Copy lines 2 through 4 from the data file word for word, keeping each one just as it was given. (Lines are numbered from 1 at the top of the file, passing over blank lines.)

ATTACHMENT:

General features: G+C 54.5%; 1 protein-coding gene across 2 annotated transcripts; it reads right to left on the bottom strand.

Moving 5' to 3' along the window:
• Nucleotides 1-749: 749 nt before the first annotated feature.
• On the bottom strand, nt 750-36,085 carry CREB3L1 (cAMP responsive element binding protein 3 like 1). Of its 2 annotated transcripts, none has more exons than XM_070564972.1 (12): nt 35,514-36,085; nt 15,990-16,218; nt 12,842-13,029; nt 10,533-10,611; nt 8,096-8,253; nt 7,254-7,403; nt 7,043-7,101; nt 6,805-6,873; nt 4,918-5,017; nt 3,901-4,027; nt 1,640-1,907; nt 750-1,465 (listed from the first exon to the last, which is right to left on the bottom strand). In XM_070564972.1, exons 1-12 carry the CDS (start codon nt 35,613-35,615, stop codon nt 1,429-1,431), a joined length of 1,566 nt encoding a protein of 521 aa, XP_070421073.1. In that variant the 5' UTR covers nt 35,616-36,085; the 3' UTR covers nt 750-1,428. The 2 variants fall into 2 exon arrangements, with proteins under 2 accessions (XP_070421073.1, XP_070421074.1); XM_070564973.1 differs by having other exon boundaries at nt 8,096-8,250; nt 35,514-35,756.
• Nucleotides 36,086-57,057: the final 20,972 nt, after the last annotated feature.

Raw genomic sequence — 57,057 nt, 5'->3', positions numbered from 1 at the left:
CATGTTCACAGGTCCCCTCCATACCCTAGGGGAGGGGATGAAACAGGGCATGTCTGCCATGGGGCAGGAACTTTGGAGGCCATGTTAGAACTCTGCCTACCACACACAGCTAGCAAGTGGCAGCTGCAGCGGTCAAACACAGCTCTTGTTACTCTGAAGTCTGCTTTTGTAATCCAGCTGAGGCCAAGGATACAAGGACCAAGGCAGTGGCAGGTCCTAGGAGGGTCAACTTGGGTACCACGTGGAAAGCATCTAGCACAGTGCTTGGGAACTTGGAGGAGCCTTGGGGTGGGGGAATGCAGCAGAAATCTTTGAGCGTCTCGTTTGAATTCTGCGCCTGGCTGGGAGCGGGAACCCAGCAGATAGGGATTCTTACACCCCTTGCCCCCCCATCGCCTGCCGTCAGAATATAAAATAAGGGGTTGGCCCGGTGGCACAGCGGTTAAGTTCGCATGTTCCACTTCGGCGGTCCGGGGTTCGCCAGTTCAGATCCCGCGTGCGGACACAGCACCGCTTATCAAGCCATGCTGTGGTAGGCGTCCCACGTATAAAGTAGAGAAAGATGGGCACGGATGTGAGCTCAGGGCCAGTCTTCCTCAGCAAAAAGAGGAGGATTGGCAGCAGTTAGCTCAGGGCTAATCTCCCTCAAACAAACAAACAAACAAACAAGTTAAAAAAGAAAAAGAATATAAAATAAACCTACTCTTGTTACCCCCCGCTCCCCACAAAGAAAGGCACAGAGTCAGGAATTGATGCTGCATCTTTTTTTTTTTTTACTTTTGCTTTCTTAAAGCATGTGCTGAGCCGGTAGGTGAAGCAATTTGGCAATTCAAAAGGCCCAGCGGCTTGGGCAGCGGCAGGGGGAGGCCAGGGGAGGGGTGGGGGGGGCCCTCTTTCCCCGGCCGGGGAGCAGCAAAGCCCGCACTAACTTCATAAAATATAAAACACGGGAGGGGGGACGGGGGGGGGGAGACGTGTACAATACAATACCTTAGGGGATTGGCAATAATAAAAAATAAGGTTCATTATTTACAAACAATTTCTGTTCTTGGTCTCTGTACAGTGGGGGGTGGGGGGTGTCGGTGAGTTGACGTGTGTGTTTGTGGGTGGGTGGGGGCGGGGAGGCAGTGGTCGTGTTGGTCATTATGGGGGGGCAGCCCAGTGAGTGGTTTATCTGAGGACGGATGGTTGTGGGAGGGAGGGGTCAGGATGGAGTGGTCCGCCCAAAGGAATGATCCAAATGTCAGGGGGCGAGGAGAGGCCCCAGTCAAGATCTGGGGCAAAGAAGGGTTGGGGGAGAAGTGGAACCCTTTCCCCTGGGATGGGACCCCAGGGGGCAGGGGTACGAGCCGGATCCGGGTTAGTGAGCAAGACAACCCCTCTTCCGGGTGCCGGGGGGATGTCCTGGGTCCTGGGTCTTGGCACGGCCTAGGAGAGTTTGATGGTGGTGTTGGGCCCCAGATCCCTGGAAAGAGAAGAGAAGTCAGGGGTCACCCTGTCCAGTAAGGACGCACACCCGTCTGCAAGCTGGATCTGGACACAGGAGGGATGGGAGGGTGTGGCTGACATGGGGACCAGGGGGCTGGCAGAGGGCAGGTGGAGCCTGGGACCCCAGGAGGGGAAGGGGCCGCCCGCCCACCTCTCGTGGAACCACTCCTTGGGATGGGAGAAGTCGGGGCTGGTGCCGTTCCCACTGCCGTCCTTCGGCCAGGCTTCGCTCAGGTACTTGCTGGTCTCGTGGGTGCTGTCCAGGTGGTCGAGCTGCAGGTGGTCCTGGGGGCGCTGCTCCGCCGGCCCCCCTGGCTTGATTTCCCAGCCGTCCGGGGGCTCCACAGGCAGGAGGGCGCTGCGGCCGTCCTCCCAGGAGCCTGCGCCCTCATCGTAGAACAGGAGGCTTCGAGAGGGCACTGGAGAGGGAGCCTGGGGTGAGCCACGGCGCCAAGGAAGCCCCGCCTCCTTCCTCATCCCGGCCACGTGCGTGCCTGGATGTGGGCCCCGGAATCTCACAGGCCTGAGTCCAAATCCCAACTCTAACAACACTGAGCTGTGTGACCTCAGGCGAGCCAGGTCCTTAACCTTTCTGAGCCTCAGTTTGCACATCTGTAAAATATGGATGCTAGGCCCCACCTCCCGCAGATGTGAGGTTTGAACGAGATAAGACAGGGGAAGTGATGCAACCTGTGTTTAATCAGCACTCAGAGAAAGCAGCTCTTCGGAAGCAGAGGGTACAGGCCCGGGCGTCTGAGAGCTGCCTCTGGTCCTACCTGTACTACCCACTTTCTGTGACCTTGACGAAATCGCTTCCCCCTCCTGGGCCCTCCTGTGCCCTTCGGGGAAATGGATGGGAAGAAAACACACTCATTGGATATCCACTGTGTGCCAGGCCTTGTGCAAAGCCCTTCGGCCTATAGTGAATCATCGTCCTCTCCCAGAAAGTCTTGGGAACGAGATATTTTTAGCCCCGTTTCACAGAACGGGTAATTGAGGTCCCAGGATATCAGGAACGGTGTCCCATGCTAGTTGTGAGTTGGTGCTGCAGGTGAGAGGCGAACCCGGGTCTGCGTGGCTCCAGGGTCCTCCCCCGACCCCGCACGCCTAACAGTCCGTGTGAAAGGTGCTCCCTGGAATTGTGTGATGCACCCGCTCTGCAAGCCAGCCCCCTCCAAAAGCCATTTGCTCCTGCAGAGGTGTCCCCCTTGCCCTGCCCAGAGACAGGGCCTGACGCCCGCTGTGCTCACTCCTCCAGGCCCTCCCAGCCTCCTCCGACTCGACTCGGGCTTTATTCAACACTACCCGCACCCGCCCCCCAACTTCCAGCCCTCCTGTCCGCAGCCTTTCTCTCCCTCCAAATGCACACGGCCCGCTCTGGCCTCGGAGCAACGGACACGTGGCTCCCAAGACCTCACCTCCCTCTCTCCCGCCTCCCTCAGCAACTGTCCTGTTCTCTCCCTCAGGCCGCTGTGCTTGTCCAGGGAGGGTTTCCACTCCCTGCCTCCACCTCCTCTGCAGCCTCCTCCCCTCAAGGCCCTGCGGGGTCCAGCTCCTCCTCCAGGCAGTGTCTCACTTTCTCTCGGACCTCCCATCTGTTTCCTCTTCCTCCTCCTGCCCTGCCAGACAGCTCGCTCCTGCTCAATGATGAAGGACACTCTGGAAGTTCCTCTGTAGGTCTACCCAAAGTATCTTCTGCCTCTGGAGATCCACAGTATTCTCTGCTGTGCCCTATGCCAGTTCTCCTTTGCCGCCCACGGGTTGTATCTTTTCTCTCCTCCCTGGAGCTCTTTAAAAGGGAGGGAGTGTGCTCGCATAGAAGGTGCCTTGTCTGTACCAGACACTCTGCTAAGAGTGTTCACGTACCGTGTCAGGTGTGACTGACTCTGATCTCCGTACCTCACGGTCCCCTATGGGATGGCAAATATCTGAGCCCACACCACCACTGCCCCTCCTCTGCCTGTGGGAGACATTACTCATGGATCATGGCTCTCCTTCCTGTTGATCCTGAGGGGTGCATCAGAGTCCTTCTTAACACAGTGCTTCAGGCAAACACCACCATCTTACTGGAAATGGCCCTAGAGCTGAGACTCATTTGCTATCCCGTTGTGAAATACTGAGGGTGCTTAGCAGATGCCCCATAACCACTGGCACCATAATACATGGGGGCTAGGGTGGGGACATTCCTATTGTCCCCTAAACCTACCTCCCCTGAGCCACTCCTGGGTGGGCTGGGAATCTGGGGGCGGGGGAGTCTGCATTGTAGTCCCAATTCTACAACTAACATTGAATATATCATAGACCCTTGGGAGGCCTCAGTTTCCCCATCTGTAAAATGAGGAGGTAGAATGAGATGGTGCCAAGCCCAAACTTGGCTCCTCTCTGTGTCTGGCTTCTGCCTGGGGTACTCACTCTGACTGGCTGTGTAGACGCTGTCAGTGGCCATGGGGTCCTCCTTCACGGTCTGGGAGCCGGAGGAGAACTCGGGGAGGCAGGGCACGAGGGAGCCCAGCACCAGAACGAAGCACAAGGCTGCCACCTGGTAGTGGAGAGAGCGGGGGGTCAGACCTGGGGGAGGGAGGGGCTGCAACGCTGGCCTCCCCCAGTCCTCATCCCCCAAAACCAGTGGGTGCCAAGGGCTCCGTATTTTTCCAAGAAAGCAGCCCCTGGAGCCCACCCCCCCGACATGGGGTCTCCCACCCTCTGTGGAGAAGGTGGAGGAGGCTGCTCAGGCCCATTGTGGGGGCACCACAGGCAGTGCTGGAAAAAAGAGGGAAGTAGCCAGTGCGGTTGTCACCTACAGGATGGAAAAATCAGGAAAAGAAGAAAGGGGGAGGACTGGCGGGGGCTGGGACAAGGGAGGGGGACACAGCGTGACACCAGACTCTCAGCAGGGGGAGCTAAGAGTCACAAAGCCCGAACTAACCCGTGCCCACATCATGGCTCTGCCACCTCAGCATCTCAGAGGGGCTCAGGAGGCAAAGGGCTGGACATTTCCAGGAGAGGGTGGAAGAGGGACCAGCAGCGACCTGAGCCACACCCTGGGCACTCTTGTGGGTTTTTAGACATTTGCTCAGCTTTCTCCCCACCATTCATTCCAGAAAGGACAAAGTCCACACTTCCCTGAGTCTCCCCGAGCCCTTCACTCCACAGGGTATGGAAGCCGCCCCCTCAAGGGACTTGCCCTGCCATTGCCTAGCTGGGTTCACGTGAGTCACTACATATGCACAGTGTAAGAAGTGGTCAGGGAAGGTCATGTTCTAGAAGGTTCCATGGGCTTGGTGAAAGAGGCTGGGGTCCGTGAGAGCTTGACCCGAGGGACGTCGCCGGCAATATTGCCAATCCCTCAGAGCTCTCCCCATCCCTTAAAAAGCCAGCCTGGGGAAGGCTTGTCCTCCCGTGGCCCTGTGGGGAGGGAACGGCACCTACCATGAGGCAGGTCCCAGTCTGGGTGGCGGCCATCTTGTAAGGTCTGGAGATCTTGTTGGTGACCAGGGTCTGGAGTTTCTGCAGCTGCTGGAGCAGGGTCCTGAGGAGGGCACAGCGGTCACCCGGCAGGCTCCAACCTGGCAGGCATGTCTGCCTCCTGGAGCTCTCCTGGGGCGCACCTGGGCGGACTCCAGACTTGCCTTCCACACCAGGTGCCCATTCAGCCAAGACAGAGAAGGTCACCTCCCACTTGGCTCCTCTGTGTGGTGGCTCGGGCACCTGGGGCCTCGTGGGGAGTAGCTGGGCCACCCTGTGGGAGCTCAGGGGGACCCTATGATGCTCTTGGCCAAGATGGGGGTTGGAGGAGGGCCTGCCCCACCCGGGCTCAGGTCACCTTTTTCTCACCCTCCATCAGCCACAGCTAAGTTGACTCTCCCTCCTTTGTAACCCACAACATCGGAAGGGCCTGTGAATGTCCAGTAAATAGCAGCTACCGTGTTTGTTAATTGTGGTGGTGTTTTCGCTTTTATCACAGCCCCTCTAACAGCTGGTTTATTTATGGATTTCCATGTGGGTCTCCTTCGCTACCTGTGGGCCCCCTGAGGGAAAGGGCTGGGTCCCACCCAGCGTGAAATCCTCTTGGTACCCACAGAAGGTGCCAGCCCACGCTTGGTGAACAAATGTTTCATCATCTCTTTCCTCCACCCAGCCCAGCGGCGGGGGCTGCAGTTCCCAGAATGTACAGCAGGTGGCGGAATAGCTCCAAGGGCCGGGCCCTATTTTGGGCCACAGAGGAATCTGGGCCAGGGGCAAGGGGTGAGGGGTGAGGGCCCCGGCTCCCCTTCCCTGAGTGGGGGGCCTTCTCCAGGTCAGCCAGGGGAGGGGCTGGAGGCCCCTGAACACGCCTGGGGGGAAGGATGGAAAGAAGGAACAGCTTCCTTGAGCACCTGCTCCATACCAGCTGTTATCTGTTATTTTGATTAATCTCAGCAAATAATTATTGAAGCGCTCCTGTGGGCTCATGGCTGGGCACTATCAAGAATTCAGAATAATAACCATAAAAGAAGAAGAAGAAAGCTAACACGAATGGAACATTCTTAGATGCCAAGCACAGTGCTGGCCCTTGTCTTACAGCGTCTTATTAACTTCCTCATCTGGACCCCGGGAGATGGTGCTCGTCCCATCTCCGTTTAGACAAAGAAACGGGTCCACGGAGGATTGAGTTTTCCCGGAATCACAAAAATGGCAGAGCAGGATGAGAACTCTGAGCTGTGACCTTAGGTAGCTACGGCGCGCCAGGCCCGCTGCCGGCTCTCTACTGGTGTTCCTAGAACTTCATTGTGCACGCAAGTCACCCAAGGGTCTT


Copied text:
Moving 5' to 3' along the window:
• Nucleotides 1-749: 749 nt before the first annotated feature.
• On the bottom strand, nt 750-36,085 carry CREB3L1 (cAMP responsive element binding protein 3 like 1). Of its 2 annotated transcripts, none has more exons than XM_070564972.1 (12): nt 35,514-36,085; nt 15,990-16,218; nt 12,842-13,029; nt 10,533-10,611; nt 8,096-8,253; nt 7,254-7,403; nt 7,043-7,101; nt 6,805-6,873; nt 4,918-5,017; nt 3,901-4,027; nt 1,640-1,907; nt 750-1,465 (listed from the first exon to the last, which is right to left on the bottom strand). In XM_070564972.1, exons 1-12 carry the CDS (start codon nt 35,613-35,615, stop codon nt 1,429-1,431), a joined length of 1,566 nt encoding a protein of 521 aa, XP_070421073.1. In that variant the 5' UTR covers nt 35,616-36,085; the 3' UTR covers nt 750-1,428. The 2 variants fall into 2 exon arrangements, with proteins under 2 accessions (XP_070421073.1, XP_070421074.1); XM_070564973.1 differs by having other exon boundaries at nt 8,096-8,250; nt 35,514-35,756.